3.) Do We Live In a Multiverse?
The idea of a multiverse isn’t a theory per say, it is simply a possibility brought about by our current understanding of the universe. It is widely accepted by physicists that our early universe underwent a period of expansion known as inflation. A consequence of this idea is that there must be areas of our universe, unseen to us, that are eternally inflating; these areas could potentially become new universes. Physicists have been looking into ways to test whether or not we do indeed live in a multiverse, and new discoveries, such as the detection of gravitational waves, definitely add fuel to the fire.
2.) How Did ISIS Evolve So Quickly?
At this point, everybody has heard of ISIS, but how in the world did the group become so powerful so quickly? The issue is far too complex to have just one answer, but there are many theories circulating that are worth a mention.
Presidential candidates Bernie Sanders and Martin O’Malley, have both cited climate change as playing a major role in the rise of ISIS. According to a 2015 study the drought that occurred in Syria between 2007-2010 was indeed exacerbated by climate change, and contributed in a major way to the crisis in Syria. Food prices became unreasonably high, disease spread was rampant, and 1.5 million refugees were driven into Syrian cities already crowded with over 1 million Iraqi refugees, that were displaced by the Iraq war. This, of course, had a negative effect on employment and exacerbated the political unrest the area was already facing, leading to an all out civil war.
Last month, at Jeb Bush’s town hall meeting in Reno, a college student accused George Bush of inadvertently causing the formation of ISIS. It sounds like conspiracy theory nonsense at first glance, but according to this article from the New Yorker, there is actually a lot of merit to her theory. In 2003, the US invaded Iraq and quickly threw out Saddam’s government and decreed the dissolution of the Iraqi Army. This left close to 150, 000 soldiers without jobs. This formed the basis for the insurgency. At the time the most powerful group within the insurgency was Al Qaeda, whereas the Islamic State of Iraq was all but defeated. After the crisis in Syria mentioned above began Abu Bakr al-Baghdadi, the leader of the Islamic State of Iraq, sent groups of soldiers to the affected area. Within a few months they had gained an army of followers, and changed their name to the Islamic State of Iraq in Syria (ISIS.)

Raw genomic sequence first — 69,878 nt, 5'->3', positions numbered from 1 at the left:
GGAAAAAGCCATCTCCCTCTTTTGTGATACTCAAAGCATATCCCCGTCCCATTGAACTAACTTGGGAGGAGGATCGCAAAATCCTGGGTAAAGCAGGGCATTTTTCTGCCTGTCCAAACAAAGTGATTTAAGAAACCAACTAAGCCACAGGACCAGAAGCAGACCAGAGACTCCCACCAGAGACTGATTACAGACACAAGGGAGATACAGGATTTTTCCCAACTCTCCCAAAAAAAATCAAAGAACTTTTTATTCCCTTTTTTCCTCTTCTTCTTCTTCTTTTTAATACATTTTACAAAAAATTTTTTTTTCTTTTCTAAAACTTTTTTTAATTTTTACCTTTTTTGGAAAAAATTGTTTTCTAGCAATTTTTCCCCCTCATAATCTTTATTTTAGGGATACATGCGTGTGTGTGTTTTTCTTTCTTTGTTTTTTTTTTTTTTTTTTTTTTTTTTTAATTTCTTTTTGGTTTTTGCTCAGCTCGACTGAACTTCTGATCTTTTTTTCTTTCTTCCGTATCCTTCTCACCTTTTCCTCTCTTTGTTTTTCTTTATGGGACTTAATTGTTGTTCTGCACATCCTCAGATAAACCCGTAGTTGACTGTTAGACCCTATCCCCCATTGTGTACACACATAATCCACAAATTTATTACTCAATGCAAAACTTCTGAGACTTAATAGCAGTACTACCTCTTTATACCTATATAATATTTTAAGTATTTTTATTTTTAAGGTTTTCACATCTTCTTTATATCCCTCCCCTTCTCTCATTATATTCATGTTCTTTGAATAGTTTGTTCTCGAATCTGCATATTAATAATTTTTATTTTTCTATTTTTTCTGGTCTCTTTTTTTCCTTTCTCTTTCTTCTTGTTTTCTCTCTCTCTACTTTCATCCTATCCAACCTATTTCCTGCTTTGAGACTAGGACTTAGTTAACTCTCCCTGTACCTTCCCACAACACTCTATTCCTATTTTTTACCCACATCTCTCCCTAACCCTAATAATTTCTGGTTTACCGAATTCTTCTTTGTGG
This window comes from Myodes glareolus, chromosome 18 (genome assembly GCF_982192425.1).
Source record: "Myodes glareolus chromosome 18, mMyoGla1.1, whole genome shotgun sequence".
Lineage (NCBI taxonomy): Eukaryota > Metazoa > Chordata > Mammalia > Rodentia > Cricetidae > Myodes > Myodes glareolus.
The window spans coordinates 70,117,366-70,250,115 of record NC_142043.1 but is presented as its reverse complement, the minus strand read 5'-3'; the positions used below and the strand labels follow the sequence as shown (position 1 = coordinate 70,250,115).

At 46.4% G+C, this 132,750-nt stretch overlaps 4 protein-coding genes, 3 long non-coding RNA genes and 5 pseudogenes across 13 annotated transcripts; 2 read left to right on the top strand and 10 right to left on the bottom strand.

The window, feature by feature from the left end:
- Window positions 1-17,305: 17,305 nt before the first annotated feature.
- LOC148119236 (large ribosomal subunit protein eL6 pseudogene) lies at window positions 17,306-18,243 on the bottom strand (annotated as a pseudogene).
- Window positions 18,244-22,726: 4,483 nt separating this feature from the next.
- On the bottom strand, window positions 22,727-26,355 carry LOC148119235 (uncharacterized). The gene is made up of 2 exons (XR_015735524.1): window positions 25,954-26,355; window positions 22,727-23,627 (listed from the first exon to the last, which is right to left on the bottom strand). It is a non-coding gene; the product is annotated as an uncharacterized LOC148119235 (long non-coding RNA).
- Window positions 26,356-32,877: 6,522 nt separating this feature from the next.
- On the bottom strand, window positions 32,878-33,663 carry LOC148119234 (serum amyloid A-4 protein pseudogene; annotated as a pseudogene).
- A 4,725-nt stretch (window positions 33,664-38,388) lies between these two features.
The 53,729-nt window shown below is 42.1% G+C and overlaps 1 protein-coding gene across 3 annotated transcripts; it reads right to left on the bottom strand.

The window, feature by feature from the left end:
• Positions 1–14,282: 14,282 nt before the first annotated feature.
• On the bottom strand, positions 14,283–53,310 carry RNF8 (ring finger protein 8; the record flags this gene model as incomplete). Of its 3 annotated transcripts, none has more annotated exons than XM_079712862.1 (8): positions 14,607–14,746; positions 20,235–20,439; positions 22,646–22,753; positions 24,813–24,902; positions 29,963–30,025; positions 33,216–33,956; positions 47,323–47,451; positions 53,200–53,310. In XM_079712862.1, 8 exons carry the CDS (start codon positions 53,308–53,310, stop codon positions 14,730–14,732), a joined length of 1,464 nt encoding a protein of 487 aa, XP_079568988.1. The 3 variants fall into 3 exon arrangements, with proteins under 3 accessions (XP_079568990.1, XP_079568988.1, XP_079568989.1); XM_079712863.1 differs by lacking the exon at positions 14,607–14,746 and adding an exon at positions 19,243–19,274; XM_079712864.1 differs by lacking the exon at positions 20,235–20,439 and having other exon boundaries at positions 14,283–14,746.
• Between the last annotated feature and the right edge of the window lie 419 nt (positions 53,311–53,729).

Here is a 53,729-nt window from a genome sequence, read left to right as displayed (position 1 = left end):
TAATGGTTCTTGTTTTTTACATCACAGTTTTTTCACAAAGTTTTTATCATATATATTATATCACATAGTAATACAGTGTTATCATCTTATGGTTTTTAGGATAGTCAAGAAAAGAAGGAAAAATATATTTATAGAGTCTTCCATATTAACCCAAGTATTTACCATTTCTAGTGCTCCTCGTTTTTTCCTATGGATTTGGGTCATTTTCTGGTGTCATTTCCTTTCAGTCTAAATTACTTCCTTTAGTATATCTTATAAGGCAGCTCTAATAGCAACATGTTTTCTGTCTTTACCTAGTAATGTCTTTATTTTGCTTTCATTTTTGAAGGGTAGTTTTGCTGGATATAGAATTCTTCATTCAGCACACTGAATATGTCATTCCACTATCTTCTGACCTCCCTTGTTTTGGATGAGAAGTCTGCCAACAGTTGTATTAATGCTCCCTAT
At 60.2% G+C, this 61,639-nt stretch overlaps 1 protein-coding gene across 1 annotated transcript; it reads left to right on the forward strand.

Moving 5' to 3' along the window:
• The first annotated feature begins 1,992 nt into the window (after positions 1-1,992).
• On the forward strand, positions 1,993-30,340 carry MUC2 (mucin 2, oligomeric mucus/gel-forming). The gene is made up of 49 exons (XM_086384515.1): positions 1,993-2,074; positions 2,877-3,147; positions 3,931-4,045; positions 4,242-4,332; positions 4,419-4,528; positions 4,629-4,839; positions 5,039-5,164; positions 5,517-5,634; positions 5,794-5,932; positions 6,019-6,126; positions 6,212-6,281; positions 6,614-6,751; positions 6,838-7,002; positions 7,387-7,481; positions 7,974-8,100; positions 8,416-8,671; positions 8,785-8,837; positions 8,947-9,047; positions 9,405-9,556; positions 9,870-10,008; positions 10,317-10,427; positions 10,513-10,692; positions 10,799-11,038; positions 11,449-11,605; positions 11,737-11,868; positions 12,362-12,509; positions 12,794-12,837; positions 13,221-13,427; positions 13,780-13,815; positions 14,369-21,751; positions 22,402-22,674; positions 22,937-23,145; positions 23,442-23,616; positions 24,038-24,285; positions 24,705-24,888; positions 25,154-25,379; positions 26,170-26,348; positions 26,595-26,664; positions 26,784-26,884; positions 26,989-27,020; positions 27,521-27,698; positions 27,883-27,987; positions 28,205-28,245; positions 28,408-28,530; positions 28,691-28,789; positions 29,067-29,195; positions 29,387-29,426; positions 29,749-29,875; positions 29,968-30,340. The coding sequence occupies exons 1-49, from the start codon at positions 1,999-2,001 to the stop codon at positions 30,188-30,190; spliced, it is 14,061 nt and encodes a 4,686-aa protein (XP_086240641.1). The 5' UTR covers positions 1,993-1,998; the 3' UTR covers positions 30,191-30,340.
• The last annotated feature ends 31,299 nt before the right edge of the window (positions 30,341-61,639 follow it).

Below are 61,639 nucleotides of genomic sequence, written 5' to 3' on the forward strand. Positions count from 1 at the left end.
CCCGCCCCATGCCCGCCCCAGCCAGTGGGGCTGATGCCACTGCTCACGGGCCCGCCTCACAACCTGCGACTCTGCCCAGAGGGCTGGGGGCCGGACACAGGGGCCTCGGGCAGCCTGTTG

From there, ISIS was able to thrive and net huge sums of money from a variety of sources including ransom payments and the oil trade. ISIS produces an estimated 44,000 barrels of oil a day and trades it on the black market, well below market value. It is also important to note that a number of countries, including the US, have been accused of indirectly helping ISIS by arming and funding Anti-Assad militant groups within Syria.
1. Where Do We Come From?
Are we the product of the Big Bang, or were we created by a divine source? This argument will likely wage on well after me and you are dead, and I will not even begin to pretend I have the answer. Due to what is called a confirmation bias, most of us will find evidence to support whichever side we believe the most when we research the issue anyway. Whether or not you believe we came from a random cosmic happening or an old guy in the sky, something came from nothing, whether it was us or God….and that will likely confuse humanity for a very very long time.